Menu
News

Tourist tax slug could affect growers

THERE are fears a new tax hit for working holidaymakers may hurt fruit growers by dissuading some tourists from visiting Australia.

Government backbencher Keith Pitt, Member for Hinkler, said "it was possible" the budget measure could cause some travellers to shy away from choosing to work and travel in Australia.

At present, a working holidaymaker can be treated as a resident for tax purposes if they are in the country for more than six months.

Under the change, working holidaymakers lose a tax-free threshold of almost $20,000 on income earned while working on a 417 visa.

That means fruit pickers in regional areas during harvests would pay tax from the first dollar they earned.

Mr Pitt represents a key Queensland agricultural electorate reliant on tourist workers.

He said yesterday that he had not seen the details of the policy and he wanted an explanation of the budget decision.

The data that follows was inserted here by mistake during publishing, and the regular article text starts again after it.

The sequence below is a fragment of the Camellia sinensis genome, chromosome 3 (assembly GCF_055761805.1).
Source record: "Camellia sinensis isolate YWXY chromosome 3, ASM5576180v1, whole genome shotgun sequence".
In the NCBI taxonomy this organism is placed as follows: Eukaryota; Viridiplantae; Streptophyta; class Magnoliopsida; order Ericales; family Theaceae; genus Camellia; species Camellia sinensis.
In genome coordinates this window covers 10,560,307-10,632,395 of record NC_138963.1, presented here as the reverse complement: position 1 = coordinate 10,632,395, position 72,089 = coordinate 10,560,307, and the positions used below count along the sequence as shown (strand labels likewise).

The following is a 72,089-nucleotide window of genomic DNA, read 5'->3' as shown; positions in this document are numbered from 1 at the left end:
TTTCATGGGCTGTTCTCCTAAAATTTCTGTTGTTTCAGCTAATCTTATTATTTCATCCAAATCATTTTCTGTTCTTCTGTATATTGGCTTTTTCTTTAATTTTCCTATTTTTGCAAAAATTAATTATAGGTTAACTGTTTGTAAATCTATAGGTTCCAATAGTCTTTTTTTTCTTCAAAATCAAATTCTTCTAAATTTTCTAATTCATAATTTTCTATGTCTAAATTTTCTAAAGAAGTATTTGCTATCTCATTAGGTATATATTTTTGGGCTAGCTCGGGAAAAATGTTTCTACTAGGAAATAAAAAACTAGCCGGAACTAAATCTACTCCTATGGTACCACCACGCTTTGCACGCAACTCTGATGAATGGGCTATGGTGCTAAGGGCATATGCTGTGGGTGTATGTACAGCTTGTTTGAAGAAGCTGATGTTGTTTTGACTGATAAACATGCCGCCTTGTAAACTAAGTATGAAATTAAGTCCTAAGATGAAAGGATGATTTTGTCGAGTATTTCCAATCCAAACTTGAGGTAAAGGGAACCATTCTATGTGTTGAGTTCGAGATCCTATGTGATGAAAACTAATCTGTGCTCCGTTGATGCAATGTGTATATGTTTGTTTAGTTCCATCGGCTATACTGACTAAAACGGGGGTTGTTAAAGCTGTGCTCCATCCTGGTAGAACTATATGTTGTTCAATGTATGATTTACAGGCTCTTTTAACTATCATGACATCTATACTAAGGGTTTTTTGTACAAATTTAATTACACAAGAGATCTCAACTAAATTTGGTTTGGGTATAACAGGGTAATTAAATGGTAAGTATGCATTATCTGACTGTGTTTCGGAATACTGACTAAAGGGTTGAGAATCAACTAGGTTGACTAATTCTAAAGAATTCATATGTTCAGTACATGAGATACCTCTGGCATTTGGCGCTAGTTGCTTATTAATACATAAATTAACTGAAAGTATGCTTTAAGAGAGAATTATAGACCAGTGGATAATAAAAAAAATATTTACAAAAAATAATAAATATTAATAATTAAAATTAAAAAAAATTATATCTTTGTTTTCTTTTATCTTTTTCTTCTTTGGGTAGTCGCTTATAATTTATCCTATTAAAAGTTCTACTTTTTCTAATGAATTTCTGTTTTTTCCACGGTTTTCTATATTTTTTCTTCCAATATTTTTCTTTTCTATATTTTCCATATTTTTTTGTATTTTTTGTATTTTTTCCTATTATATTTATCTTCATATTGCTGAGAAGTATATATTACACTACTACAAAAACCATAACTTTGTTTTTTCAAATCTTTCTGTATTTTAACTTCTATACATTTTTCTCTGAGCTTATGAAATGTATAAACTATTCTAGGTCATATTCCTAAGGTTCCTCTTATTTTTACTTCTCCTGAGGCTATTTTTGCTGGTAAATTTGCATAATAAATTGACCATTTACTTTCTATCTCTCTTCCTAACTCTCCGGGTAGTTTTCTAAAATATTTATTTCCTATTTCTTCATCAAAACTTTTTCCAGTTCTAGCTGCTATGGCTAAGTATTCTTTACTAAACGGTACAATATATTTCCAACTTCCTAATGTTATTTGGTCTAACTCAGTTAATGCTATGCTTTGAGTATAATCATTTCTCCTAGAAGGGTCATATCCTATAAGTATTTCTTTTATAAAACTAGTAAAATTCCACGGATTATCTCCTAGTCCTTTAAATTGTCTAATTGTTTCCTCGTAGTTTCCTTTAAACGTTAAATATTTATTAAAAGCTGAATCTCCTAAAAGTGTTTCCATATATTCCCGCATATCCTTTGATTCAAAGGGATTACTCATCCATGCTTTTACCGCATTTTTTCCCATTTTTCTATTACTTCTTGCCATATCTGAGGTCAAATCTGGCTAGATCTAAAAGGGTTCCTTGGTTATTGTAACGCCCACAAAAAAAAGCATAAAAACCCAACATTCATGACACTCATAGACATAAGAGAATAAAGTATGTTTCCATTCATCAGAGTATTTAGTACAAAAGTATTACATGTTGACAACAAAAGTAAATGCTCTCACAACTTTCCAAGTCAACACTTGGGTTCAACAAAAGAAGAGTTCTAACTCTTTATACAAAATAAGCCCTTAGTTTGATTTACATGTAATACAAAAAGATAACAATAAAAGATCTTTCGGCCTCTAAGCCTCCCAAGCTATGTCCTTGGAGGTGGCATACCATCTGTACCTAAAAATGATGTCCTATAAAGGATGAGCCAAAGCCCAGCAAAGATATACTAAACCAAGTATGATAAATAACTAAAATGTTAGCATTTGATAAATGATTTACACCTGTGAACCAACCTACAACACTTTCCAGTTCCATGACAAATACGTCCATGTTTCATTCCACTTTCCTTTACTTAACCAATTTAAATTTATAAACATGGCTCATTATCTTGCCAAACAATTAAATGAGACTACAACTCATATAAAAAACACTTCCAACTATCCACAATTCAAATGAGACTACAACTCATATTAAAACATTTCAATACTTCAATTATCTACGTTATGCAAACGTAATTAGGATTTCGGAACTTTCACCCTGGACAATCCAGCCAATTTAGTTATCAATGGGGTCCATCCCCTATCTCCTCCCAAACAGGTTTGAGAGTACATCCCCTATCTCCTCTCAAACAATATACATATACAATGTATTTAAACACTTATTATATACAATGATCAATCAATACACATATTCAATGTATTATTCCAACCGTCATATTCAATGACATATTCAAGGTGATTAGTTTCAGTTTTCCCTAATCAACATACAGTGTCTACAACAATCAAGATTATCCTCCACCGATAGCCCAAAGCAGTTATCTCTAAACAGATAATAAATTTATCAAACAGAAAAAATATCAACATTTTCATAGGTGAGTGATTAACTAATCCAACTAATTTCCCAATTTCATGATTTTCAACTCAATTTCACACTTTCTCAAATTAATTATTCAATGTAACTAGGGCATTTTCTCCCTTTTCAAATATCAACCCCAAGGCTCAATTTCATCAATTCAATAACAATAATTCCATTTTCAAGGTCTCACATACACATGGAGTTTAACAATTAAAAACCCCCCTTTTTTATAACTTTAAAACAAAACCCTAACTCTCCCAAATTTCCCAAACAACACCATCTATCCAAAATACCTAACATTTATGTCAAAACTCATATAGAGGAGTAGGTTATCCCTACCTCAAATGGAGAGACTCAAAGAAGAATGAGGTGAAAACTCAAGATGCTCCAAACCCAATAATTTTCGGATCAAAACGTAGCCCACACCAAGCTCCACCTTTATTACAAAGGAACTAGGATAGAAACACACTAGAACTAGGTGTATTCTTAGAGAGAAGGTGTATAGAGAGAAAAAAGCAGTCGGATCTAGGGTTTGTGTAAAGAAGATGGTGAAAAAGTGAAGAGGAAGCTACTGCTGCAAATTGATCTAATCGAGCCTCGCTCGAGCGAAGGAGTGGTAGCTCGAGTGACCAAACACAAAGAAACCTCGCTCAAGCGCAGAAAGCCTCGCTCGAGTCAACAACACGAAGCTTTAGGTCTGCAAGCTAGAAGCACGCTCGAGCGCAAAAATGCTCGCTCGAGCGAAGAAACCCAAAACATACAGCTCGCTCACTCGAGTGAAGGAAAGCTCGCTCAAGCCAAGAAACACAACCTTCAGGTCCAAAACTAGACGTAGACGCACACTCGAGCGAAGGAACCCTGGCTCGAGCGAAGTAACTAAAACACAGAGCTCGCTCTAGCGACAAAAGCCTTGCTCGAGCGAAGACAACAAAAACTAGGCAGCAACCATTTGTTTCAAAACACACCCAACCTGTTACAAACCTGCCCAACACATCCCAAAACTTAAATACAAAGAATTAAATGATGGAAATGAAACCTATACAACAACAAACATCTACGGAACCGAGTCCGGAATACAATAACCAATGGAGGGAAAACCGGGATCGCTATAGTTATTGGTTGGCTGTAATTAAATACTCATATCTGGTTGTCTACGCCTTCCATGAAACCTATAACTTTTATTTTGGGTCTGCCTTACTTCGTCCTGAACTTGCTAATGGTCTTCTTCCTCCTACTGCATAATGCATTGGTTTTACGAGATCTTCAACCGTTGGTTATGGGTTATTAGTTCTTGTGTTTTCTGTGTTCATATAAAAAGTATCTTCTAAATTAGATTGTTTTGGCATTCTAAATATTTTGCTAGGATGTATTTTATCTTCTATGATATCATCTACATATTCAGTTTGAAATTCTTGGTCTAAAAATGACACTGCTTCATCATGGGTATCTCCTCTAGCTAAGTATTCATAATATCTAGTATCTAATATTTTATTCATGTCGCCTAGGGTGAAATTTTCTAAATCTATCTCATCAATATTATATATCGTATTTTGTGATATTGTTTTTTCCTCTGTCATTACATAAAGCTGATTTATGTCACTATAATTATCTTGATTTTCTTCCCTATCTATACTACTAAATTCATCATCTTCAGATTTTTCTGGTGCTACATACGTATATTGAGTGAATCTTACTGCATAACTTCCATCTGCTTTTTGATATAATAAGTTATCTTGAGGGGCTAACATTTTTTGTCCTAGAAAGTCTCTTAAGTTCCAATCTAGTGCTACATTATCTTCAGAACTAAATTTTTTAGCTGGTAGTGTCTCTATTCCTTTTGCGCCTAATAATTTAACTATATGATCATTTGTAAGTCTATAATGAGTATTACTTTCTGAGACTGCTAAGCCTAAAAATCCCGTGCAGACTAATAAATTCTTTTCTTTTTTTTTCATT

Mr Pitt has also been keenly involved in government efforts to crack down on unscrupulous labour-hire firms exploiting such workers.

That issue sparked national concerns when aired on Four Corners a fortnight ago.

Mr Pitt has since established a Facebook campaign, titled "support our backpackers", to demonstrate that the overwhelming majority of farmers are "doing the right thing".

Topics:  backpackers budget 2015 farmers tourists working holiday

Gympie Times


Calls to ditch ‘rain’ from weather forecasts

The Lee family including dad Simon and mum Jodie with kids James, 11, Abbey, 10, Heidi, 9, and Ethan, 6, from Tweed Heads. Picture: Adam Head

Queensland Tourism Industry Council asks BoM for ‘sunnier disposition’

Back to school: My son throws the wildest tantrums

childish tantrums, tears and hysterics

Fortunately he is about quality over quantity.

OPINION: What or what isn't private online?

Close-up image of software engineer typing on laptop

Why reporting on online trolling matters

Local Partners